Some of the earliest examples of glazes and stains can be found on medieval European polychrome sculpture (Serck-Dewaide, 1991). There are, however, countless examples on later European painted or gilded furniture. Theophilus, a twelfth century monk, recommended coating metal leaf with 'boiled oils added to a quart of gum called glass by the Romans'. The De Meyerne Manuscript of 1620 describes the use of shellac, saffron, aloe and gum arabic. Some common transparent coatings were lacquers or glazes of coloured resins or gums (e.g. gamboge) applied in a solvent such as spirits of turpentine over silver gilding to give it the appearance of gold. Watin (1728) describes making a good 'vernis or' from gutte, sandarac and wine spirits, while Stalker and Parker (1688) advise the use of 'size, seed-lac-varnish or lacker', which, for a deeper colour, should be mixed with dragon's blood and saffron. Pacheco (1649), Cennini (Thompson, 1960) and other well-known period sources all give such recipes, many of which were highly coloured with madder, indigo or other dyes to be applied over metal leaf or paint.
The process of distillation necessary for the production of solvents was known to the ancient Greeks but not extensively or efficiently employed. Purified alcohol was widely available in Europe after the twelfth century. Various volatile essential oils such as 'oil of spike' (spike lavender) and 'spirits of turpentine' (distilled from conifer resins) were also being prepared in Europe by the late fifteenth or early sixteenth centuries. Several clear resins could be dissolved in 'spirits of wine' (ethanol) including shellac, sandarac, mastic, gum benzoin, accroides and the brightly coloured red and yellow resins dragon's blood and gamboge. A smaller number, such as mastic and dammar, could be dissolved in turpentine. Turpentine was the primary solvent used to thin out both drying oils and oil—resin varnishes.
Until the end of the eighteenth century, the relatively high cost of alcohol soluble resins as well as the expense of the solvent confined these 'spirit varnishes' to such rarefied and time-consuming crafts as japanning and the finishing of small decorative objects. The technique of 'French polishing', by which shellac-based varnishes are applied with a cloth pad in a complex series of operations, was probably not developed until the early years of the nineteenth century when both shellac and rectified alcohol became more commonplace. It is worth noting however that shellac must have been available from at least the late seventeenth century since it is referred to by Stalker and Parker as being unsuitable for varnishing. The application of shellac with a pad creates a surface coating known as French polish. This finish technique has its origins in an eighteenth century process called French polishing which used bundles of abrasive equi-setum stalks called a 'polissoire' and wax to create a high gloss finish (Halee, 1986; Mussey, 1982a). By the early nineteenth century, obtaining a high gloss finish with a pad and shellac became the preferred technique. In an 1827 American finisher's manual, it was noted that friction, or French polishing, was 'of com paratively modern date' (Mussey, 1987). The Mechanic's Register (1837) claimed that 'We were the first to publish any accurate information on the "French Polish" for wood, now become so universally employed'. It has been a part of the finisher's and restorer's trade ever since. For further discussion on the introduction of 'French polish', see Penn (1984).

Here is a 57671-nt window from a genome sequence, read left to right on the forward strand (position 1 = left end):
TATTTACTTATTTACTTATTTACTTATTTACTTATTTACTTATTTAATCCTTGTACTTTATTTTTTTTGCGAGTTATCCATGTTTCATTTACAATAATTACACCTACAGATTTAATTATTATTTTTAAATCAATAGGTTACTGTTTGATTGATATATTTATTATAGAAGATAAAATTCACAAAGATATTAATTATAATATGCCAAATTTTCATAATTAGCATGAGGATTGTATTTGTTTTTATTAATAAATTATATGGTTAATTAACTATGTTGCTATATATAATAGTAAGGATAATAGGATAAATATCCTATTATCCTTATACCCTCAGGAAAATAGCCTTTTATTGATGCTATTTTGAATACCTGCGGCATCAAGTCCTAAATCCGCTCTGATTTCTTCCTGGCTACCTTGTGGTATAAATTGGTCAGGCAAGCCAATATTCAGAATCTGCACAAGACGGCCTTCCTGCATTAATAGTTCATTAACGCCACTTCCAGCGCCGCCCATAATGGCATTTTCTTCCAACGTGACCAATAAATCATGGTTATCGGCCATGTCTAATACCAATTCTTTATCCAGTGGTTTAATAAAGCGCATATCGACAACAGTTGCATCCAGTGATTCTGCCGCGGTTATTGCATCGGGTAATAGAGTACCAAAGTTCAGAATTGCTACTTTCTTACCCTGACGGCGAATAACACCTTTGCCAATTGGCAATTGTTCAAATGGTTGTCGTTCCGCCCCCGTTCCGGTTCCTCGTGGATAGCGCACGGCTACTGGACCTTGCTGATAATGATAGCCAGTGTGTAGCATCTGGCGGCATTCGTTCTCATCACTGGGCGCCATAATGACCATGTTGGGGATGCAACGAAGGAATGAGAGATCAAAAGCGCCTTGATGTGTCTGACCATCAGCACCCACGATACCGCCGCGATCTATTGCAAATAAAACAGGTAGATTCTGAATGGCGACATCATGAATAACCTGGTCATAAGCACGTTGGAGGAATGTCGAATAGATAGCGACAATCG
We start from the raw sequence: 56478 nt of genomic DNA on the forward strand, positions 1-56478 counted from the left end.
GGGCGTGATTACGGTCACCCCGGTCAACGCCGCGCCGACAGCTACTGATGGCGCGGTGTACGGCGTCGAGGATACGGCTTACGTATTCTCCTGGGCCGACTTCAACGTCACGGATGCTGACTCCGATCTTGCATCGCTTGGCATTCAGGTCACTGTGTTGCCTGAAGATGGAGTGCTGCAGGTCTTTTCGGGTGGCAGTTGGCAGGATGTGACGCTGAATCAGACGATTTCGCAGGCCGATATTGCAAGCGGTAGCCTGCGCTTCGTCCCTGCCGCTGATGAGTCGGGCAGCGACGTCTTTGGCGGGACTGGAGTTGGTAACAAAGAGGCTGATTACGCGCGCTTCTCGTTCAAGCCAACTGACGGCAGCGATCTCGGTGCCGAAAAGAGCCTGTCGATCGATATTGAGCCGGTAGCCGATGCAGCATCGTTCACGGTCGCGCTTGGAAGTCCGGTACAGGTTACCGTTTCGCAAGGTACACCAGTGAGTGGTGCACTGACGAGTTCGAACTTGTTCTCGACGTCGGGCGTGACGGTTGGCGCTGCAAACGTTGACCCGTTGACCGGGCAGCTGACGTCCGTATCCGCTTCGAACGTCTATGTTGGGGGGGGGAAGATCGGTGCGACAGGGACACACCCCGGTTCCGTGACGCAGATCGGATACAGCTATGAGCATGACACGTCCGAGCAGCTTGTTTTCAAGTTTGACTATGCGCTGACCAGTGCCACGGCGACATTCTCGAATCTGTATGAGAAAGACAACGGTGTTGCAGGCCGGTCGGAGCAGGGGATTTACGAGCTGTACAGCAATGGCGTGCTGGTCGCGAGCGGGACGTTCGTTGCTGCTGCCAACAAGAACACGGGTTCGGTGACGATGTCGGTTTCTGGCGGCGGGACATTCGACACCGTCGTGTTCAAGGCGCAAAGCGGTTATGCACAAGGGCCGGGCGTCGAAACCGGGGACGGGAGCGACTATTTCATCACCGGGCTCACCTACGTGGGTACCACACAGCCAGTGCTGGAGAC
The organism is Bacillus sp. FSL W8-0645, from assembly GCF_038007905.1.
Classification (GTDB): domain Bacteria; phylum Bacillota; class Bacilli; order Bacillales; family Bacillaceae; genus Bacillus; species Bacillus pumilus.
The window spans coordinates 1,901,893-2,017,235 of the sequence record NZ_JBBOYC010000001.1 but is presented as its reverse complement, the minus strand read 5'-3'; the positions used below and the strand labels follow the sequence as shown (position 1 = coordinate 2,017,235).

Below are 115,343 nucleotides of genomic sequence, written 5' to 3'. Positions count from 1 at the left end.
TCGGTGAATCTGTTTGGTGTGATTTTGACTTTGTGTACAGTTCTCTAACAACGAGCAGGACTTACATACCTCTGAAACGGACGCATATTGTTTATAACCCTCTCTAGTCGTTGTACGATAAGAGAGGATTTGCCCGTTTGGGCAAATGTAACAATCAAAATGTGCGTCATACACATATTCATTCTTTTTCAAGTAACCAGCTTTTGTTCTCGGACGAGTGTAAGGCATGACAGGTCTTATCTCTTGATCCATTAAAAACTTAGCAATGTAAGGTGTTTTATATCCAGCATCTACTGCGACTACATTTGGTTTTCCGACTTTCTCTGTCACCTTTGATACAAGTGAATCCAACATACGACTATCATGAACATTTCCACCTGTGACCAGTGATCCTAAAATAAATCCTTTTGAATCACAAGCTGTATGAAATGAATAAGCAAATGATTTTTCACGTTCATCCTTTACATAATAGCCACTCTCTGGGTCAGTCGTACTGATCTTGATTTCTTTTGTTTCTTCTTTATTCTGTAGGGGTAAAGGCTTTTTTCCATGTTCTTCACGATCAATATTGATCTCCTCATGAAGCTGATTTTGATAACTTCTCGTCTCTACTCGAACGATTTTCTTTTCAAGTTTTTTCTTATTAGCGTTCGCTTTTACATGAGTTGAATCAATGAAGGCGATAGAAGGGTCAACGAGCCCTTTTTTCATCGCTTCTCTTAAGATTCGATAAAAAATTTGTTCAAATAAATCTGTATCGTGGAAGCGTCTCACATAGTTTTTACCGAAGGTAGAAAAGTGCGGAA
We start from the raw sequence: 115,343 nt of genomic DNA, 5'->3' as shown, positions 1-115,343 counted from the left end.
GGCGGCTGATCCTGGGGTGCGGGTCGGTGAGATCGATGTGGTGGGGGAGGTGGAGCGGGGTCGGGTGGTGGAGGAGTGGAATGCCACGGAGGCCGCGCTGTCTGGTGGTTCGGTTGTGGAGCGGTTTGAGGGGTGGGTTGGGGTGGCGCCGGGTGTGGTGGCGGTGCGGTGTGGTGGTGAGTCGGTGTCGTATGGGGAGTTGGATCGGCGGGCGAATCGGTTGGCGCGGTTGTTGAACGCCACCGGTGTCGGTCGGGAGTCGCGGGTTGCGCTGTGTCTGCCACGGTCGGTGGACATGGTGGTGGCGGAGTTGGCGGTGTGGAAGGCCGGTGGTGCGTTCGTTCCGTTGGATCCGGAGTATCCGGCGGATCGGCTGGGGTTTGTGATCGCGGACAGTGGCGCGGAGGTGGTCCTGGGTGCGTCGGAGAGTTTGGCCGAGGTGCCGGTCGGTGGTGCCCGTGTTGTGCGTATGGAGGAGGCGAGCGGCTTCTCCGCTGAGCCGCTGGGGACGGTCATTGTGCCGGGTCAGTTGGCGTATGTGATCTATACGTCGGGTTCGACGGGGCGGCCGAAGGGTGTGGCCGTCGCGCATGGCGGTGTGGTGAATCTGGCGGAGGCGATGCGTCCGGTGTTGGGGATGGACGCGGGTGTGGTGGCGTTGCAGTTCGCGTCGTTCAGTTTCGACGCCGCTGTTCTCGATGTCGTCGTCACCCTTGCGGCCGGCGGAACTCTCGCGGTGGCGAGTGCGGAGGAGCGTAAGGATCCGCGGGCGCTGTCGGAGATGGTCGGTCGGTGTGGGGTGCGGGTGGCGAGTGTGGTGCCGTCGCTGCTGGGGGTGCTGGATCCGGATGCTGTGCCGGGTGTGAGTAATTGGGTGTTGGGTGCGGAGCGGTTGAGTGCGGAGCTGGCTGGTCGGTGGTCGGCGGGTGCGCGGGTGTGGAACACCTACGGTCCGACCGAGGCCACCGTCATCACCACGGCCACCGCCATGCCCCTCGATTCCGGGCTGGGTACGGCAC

Synthetic polymers became available as coating products toward the close of the nineteenth century with the introduction of cellulose nitrate. This and the products that have followed in the twentieth century are synthetic materials intended as improvements on traditional natural materials. These products vary greatly in chemical make-up. They can be found in transparent coatings, paints, and other finishing materials. In general, synthetic resins are high molecular weight long chain or network polymers. Synthetic resins that have been used as coatings on wood include alkyds, urethanes, phenolics, polyesters, epoxies, methacrylates (acrylics), ketone resins and cellulose nitrates.
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